Brief But Spectacular: A COVID-19 Survival Story

Monday, April 20, 2020

Kat Zwick discusses her experiences with COVID-19.

Brief But Spectacular: Video Storytelling and COVID-19

Read the summary, watch the video below, answer the discussion questions and then have students create their own Brief But Spectacular videos by checking out this easy-to-follow lesson plan.



Join the Brief But Spectacular Video Challenge

See details at the end of the lesson. We have the best judges around — senior citizens — who will award prizes to the top three winners in both the student and teacher categories. Submit for the first round by April 30, 2020, and the second round by May 10, 2020.

Brief But Spectacular: A Survivor's Story

Kat Zwick tested positive for COVID-19 in mid-March, about a week after returning from a New York City conference. Her symptoms worsened to an “almost unbearable” level of severity as she isolated in her bedroom.

Within the depths of her illness, Zwick realized that “I matter more to people than maybe I usually think that I do.” She adds, “When you find out that you matter, and you didn’t necessarily conceive of yourself that way, I think that does alter, you know, how you show up in the world.

Now recovering, Zwick hopes her story will encourage others to take the illness seriously and stay home. This is her Brief But Spectacular take on surviving COVID-19.

Discussion Questions

  1. Essential question: How does video storytelling communicate a person’s experience in a way that is unique to other forms of creative expression?
  2. Why do you think Kat Zwick shared her story of how she likely got COVID-19?
  3. Think of a story that you have heard a friend or family member tell on more than one occasion. What is it about the story which makes it special to that person? What is your favorite part of the story? Why?
  4. When it comes to news stories about coronavirus, what types of stories are you most apt to watch or listen to? (straight news stories, press conferences, scientific developments, international news, human interest, etc.) Explain.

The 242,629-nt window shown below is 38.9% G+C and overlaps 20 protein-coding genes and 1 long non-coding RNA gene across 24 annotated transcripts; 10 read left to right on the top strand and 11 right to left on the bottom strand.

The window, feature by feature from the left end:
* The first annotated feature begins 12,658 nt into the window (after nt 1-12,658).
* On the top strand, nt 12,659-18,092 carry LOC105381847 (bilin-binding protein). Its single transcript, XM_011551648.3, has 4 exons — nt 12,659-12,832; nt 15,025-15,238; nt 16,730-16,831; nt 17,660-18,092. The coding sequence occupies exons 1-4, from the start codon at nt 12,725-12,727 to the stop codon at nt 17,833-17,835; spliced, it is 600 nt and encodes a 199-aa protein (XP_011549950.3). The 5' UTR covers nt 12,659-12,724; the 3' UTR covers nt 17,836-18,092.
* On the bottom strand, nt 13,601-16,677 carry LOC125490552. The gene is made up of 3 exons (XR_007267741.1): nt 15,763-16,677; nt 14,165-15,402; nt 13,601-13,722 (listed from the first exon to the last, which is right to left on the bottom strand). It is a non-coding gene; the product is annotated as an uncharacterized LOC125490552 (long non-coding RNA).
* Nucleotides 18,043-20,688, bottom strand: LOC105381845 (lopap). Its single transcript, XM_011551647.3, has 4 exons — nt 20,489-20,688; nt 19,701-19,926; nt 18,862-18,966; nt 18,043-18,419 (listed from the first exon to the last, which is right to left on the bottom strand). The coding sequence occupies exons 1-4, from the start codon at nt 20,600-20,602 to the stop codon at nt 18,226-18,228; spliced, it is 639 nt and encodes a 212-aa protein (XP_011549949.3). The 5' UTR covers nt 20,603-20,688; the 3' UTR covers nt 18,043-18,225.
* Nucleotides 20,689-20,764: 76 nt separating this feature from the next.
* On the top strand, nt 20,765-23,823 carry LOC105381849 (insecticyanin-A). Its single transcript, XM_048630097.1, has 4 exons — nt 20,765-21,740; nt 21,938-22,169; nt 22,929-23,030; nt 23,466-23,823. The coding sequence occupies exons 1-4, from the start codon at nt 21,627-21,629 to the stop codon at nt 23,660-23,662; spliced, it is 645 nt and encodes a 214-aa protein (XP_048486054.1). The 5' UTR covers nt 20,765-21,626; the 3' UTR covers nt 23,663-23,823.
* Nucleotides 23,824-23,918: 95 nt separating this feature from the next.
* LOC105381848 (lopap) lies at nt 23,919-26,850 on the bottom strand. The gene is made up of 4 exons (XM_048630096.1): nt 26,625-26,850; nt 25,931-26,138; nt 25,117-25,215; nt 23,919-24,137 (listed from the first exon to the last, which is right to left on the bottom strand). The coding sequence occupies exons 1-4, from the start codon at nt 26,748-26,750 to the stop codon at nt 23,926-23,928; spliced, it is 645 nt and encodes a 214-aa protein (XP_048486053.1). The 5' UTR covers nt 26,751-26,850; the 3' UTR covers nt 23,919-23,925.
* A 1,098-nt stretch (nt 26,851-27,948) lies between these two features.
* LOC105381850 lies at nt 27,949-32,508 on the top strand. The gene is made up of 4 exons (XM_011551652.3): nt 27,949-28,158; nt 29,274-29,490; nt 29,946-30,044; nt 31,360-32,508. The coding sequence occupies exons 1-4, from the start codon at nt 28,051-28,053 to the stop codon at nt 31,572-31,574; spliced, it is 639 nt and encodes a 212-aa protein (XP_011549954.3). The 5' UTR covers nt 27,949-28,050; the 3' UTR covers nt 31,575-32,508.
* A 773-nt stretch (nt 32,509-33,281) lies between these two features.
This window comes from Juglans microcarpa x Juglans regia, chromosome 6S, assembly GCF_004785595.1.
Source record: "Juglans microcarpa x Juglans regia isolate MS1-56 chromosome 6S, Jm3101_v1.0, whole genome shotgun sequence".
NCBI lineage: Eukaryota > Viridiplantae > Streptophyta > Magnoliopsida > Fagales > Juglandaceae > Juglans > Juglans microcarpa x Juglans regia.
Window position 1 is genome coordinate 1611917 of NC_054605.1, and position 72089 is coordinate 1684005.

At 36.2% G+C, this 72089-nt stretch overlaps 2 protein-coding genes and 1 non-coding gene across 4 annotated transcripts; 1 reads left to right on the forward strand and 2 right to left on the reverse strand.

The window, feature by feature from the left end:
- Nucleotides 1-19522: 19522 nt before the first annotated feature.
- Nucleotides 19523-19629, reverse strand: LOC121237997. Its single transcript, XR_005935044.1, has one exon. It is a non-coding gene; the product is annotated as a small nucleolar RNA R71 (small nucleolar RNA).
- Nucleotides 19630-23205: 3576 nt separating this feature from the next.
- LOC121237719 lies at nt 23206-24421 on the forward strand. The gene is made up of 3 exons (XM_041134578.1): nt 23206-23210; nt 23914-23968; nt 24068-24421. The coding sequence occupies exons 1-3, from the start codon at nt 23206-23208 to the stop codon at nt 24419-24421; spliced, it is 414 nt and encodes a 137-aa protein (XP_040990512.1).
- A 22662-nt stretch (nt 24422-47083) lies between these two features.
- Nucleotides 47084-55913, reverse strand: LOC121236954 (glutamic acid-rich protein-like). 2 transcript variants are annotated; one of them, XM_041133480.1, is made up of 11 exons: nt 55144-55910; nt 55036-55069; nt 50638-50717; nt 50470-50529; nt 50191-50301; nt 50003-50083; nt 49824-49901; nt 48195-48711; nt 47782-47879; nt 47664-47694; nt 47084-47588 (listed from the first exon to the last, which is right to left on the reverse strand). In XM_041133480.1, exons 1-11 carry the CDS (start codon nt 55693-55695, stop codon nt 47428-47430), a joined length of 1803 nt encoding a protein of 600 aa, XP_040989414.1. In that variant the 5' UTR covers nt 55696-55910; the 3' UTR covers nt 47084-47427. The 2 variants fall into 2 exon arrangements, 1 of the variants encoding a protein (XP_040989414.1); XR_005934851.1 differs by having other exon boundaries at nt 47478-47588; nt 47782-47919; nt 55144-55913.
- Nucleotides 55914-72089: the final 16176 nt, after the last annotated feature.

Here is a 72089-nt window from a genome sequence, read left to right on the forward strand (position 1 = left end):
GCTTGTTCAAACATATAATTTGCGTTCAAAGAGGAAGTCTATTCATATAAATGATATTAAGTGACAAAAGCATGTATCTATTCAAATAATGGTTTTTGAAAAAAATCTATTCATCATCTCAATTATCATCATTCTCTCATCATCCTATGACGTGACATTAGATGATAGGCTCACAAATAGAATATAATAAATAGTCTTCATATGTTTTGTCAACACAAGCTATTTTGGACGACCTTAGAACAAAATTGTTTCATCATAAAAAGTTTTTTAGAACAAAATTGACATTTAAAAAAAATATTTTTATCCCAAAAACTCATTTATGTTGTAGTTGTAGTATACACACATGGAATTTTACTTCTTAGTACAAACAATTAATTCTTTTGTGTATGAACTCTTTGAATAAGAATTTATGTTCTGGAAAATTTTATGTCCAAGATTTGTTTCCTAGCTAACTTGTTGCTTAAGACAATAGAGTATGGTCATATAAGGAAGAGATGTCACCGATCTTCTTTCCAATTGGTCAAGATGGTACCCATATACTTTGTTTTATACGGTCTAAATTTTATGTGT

5. Choose another Brief But Spectacular segment to watch here:
    • Why did you choose this segment?
    • What part of the story would you be most likely to pass on to a friend or family member? Why?
  6. Media literacy: Do you consider Brief But Spectacular journalism? How it is it similar and different from news segments you see on the rest of the NewsHour?

Brief But Spectacular Extension Activity

Every Thursday night, the PBS NewsHour profiles people and their passions in the series Brief But Spectacular. Creator Steve Goldbloom and his producing partner Zach Land-Miller wanted to find a new way to share original voices the public might otherwise not see.


brief but spectacular contest link


Student and Teacher #BriefButSpectacular Video Challenge

Now you can join the fun! Submit your video on how you’ve been inspired or what you’ve learned during COVID-19 by April 30, 2020 (first round) or May 10, 2020 (second round).

We will have senior citizens judge the #BriefButSpectacular video challenge!

Brief But Spectacular Contest Guidelines

  1. Create a video in the style of Brief But Spectacular (watch a few and you’ll get the idea, and see the lesson plan a few lines above).
  2. Submit for the first round by April 30, 2020 and the second round by May 10, 2020 on Twitter or Instagram tagging @NewsHourExtra and #BriefButSpectacularEDU
  3. EXTRA will then share your videos with our judges–senior citizens! Prizes to the winners! $20, $35 and $50 prizes in both the teacher and student categories. Keep in mind that the real prize is that you just made senior citizens across the country smile wide at your Brief moments.
  4. EXTRA will announce the winners over social media.
  5. Email Victoria at [email protected] for additional information.

Still need more inspiration? Check out this Brief But Spectacular video:


This article was originally published by PBS NewsHour Extra and can be found here.